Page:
FILE PHOTO: People line up outside a Kentucky Career Center hoping to find assistance with their unemployment claim in Frankfort, Kentucky, U.S. June 18, 2020. REUTERS/Bryan Woolston/File Photo
July 1, 2020
WASHINGTON (Reuters) – U.S. employers announced an additional 170,219 job cuts in June as the recession caused by the COVID-19 depresses demand and pushes companies into bankruptcy, a report showed on Wednesday.
Though the layoffs reported by global outplacement firm Challenger, Gray & Christmas were down 57% from May, they jumped 306% compared to June last year. The job cuts explain why new filings for unemployment benefits have remained extraordinary high even as businesses have reopened after closing in mid-March to slow the spread of the coronavirus.
“We are beginning to see the impact of the recession spreading to companies that were not directly impacted by the virus,” said Andrew Challenger, senior vice president at Challenger, Gray & Christmas. “At the same time, companies that attempted to reopen but were only able to attract a fraction of their pre-COVID customers are closing down again. Meanwhile, a number of high-profile companies are filing for bankruptcy.”
Initial weekly claims for unemployment benefits have been stuck around 1.5 million, though applications have dropped from a historic 6.867 million scaled at the end of March.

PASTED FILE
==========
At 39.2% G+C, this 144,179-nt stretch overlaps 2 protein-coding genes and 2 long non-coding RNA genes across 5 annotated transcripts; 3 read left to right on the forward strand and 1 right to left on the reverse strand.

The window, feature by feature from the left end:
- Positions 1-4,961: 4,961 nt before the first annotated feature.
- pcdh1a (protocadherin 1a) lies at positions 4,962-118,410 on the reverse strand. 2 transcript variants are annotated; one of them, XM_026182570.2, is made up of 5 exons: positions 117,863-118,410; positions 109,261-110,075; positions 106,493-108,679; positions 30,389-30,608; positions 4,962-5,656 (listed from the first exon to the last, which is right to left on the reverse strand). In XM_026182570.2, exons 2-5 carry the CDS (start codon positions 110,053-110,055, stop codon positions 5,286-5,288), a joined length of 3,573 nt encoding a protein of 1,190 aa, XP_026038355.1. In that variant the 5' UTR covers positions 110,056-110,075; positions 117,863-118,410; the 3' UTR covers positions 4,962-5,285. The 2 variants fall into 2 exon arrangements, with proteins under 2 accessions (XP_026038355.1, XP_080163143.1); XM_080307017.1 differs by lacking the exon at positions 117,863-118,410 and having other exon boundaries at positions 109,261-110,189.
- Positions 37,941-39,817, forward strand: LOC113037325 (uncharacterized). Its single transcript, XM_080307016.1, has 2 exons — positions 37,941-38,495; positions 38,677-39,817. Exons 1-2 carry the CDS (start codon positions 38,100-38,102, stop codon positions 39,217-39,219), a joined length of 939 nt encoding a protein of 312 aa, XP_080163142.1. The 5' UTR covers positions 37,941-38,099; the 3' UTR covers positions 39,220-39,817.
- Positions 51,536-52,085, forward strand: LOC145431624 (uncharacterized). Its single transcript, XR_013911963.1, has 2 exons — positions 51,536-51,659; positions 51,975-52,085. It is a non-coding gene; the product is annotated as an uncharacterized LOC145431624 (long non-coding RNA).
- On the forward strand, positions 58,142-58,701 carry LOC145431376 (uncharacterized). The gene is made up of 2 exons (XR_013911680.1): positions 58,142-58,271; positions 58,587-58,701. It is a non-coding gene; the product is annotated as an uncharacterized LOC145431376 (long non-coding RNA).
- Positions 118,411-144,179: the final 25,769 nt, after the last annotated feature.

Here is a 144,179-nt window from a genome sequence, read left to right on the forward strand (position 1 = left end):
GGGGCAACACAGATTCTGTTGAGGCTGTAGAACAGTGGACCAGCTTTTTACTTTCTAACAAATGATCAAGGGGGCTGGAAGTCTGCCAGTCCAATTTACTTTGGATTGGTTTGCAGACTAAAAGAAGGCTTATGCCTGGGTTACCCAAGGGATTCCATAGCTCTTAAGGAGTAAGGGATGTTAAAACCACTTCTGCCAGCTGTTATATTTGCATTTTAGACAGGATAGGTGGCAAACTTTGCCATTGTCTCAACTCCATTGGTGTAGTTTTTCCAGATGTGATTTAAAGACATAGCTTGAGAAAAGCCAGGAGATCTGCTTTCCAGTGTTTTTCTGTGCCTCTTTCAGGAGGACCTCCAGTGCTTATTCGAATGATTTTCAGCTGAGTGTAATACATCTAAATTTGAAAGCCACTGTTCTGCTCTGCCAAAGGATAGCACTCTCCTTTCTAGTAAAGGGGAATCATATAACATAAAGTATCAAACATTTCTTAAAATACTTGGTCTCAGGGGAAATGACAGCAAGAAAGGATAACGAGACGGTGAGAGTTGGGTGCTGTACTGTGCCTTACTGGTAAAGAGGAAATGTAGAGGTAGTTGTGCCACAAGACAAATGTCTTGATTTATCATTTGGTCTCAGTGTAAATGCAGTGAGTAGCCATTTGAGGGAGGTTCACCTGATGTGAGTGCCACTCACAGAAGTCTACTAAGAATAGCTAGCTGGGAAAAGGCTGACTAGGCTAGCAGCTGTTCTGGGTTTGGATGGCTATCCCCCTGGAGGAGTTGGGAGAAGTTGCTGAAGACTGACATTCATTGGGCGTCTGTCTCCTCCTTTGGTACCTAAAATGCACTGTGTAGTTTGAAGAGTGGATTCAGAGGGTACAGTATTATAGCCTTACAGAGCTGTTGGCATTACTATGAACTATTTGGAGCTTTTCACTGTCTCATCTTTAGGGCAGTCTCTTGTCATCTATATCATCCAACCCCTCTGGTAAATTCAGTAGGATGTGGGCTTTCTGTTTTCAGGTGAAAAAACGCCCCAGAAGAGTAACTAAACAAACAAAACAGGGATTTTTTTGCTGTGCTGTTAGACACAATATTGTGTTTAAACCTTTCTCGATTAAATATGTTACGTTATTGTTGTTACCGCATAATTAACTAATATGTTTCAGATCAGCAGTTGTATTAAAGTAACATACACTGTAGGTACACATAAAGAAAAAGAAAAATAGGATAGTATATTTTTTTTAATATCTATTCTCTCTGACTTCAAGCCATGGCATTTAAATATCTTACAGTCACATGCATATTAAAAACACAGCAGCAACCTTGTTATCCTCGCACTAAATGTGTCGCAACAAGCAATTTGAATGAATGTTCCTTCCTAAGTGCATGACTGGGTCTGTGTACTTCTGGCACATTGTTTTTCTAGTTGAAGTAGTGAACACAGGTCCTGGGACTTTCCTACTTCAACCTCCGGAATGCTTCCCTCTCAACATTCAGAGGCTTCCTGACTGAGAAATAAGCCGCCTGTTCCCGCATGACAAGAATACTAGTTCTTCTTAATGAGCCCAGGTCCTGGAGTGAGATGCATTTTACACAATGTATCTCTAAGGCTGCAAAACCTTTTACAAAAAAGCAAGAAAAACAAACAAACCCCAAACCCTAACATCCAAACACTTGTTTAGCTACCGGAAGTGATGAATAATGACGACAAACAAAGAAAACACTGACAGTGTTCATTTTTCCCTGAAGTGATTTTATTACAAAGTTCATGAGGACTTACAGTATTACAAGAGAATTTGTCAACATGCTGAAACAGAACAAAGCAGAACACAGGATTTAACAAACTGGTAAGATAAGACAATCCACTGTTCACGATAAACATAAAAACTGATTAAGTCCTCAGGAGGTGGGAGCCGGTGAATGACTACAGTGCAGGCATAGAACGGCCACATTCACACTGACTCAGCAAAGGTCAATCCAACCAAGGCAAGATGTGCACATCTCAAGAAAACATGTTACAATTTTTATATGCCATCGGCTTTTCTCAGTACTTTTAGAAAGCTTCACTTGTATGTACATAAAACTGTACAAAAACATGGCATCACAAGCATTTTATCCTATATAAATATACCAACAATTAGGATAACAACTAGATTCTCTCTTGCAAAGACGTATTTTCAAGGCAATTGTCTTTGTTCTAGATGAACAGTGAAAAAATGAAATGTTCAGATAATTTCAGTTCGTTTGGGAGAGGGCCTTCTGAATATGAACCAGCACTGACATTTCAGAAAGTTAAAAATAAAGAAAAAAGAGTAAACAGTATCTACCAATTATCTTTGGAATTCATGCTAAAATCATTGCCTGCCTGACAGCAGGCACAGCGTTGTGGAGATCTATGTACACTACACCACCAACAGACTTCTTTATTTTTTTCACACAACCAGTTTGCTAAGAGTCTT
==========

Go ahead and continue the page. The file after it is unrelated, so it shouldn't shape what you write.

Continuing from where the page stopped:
About 30.6 million people were collecting unemployment checks in the first week of June.
According to Challenger, Gray & Christmas, layoffs totaled an all-time high of 1.238 million in the second quarter, up 257% from the January-March period.
It expected job cuts to remain elevated as rising cases of the respiratory illness across the country and unemployment undercut consumer and business spending.
COVID-19 was cited as the reason for 1.011 million of the 1.585 million job cuts this year. About 9,581 layoffs so far this year were due to bankruptcy.
Overall, the bulk of the job cuts have been at bars, restaurants, hotels, and amusement parks. Retailers and companies providing catering, linen, marketing, and administrative services have also laid off workers.
In the auto sector, manufacturers, suppliers and dealers have shed workers. But government, healthcare, technology, aerospace and defense are hiring. So far this year, 1.836 million hiring plans have been announced, with 75,454 in June.
(Reporting by Lucia Mutikani; Editing by Chizu Nomiyama)